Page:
By Feris Rifai, CEO and co-founder, Bay Dynamics
Whether security is a major concern or a differentiator for an organization, depends highly on how it is managed. More importantly, how a company’s security stance is reported and how the board leverages those security insights is central to discerning whether security controls are a benefit or just another ineffective cost to the line of business.
With the constant barrage of breaches in the last few years, security has become a top-of-mind issue for boards across all industries. As such, they want to continue being briefed on their businesses’ security posture. To assess the effectiveness of this important aspect of security, Bay Dynamics is unveiling a new report looking into the reporting process. Unfortunately, but not surprisingly, the results were bleak— revealing inadequacies in how reporting to the board is being done today.
The report, titled “Reporting to the Board: Where CISOs and the Board are Missing the Mark,” is based on a survey conducted by Osterman Research. The survey was distributed to IT and security executives of 136 companies with more than 2,000 employees within the U.S. that are involved in and responsible for reporting to their organization’s board.
The report reveals that the majority of IT and security execs tell the board what they want to hear although the information is often not actionable. Two-thirds of those surveyed agree or strongly agree that they know what to present to the board, however, only two in five IT and security executives agree or strongly agree that the information they provide to the board contains actionable information. As a result, only 29 percent of respondents believe they get the support they need from their boards.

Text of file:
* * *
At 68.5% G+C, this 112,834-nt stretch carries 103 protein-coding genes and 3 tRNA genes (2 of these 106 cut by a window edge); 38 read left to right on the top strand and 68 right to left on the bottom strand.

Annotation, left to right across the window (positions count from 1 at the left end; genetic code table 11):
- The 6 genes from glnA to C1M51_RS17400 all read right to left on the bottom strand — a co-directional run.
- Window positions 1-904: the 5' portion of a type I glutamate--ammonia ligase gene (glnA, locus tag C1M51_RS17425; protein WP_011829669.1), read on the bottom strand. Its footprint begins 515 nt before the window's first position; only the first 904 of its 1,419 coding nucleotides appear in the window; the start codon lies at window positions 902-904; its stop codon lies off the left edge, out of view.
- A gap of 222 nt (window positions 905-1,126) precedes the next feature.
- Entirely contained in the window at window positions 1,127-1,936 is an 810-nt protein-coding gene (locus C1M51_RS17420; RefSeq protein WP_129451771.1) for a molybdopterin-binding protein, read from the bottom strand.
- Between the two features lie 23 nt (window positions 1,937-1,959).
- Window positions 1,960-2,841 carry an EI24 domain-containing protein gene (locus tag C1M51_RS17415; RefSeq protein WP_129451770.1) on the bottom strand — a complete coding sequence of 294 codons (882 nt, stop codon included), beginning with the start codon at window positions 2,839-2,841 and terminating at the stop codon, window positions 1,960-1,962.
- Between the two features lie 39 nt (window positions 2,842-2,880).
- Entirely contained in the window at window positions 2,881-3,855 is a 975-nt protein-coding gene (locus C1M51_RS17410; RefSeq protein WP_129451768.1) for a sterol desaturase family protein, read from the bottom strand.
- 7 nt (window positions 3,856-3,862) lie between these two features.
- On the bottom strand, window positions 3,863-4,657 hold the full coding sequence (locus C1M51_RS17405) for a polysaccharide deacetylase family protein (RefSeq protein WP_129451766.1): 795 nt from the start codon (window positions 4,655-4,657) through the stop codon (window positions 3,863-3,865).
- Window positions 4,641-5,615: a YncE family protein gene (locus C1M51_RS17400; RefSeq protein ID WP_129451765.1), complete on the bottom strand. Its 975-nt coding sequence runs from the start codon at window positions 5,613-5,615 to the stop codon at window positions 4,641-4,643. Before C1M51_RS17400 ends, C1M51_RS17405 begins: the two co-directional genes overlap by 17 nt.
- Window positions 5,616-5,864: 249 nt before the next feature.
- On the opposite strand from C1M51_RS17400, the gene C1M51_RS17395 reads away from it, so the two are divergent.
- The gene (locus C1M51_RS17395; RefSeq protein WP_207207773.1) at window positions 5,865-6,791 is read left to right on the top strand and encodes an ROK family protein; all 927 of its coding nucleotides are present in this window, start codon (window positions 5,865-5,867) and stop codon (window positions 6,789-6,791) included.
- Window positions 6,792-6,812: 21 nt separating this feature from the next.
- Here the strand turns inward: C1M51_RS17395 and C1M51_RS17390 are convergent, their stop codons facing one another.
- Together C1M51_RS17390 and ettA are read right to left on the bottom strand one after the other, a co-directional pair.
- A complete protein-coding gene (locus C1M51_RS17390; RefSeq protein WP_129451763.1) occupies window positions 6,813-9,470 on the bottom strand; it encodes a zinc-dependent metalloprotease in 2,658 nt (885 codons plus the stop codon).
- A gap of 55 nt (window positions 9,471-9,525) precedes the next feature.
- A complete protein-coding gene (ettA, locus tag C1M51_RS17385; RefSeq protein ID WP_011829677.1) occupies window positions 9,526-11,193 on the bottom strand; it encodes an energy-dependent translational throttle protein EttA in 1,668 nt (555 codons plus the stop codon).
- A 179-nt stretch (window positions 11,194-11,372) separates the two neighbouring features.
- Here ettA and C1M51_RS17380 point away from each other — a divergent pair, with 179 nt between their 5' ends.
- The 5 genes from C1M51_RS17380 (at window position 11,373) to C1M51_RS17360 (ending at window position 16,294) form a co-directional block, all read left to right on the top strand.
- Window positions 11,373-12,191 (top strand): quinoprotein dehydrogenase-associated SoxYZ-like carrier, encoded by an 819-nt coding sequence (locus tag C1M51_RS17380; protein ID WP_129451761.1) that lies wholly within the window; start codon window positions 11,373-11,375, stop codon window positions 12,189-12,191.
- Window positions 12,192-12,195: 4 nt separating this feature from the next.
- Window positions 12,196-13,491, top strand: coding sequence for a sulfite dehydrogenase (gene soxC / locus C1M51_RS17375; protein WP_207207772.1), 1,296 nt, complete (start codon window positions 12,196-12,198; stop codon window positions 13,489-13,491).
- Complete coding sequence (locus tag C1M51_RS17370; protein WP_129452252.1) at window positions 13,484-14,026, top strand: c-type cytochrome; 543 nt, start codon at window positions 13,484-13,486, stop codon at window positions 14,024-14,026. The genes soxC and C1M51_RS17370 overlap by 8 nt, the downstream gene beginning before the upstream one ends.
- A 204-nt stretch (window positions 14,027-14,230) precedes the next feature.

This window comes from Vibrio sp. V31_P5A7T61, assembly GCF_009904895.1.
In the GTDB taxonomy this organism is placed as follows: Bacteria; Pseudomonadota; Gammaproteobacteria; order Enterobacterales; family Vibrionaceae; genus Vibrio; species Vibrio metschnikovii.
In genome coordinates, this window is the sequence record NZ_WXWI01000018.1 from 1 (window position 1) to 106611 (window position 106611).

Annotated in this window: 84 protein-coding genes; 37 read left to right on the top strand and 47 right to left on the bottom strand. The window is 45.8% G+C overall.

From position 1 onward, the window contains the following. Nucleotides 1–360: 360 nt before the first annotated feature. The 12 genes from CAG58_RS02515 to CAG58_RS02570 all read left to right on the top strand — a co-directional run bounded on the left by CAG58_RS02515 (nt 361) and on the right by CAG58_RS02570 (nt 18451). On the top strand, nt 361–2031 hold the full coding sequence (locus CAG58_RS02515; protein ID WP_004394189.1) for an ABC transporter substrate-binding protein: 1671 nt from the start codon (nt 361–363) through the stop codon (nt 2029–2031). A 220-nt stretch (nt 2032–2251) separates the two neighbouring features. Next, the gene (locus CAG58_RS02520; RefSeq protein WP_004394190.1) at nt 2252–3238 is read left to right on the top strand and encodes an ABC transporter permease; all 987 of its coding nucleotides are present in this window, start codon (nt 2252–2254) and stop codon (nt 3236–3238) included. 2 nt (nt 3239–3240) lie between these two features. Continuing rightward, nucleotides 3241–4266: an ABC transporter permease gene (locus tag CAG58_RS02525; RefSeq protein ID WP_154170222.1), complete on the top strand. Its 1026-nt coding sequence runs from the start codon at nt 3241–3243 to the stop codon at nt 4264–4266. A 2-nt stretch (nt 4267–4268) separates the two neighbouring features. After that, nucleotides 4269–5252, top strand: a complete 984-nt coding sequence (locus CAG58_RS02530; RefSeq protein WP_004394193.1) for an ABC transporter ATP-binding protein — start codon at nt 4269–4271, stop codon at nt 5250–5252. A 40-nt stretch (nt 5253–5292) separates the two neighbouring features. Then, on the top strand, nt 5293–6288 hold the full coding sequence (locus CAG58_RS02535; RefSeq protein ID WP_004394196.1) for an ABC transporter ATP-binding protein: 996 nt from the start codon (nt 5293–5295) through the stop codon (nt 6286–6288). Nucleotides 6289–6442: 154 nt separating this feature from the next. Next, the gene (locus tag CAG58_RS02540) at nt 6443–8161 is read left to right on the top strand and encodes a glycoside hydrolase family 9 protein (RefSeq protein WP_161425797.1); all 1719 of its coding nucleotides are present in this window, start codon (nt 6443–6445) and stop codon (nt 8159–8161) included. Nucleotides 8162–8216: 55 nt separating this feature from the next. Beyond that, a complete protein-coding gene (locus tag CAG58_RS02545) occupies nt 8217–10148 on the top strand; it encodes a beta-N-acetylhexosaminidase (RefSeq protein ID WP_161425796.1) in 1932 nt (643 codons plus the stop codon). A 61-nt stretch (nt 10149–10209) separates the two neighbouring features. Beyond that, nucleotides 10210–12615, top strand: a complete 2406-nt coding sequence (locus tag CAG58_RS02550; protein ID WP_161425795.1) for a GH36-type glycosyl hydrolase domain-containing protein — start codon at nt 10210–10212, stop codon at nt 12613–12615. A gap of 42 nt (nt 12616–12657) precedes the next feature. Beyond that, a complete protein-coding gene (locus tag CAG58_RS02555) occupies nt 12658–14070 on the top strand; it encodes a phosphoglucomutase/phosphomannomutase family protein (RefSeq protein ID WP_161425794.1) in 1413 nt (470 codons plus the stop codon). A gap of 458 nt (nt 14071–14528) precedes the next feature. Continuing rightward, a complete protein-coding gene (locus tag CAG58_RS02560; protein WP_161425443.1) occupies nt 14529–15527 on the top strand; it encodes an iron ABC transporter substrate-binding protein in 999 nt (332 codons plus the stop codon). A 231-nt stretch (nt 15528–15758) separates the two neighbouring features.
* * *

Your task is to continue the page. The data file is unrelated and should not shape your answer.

The report also breaks down what kind of data IT and security execs are reporting. More than half (53 percent) indicate their boards prefer qualitative data with only 38 percent saying the same for quantitative data. But the fact is that in order to make effective business decisions, the board needs quantitative data within context (qualitative data). In other words, IT and security execs should be reporting both qualitative and quantitative data.
Also interesting to note is the pervasiveness of manual methods within the reporting process, which can create the perfect recipe for botched reporting. According to the survey, 81 percent of respondents employ manually compiled spreadsheets for reports, providing IT and security execs plenty of opportunity to unintentionally or intentionally skew reports.
Those are just some of the highlights from the report. To read it in its entirety visit: http://baydynamics.com/resources/reporting-to-the-board-where-cisos-and-the-board-are-missing-the-mark
Ultimately, it is clear that the security reporting process is broken and the onus lies on both IT and security execs and the board to fix it. In order for the board to better manage cyber risk, they need to hold their IT and security execs accountable for providing accurate, traceable and actionable information. On their end, IT and security execs need to ensure they leverage quantitative and qualitative data that lends context for decisions in a digestible fashion while also making sure that data can be put into action.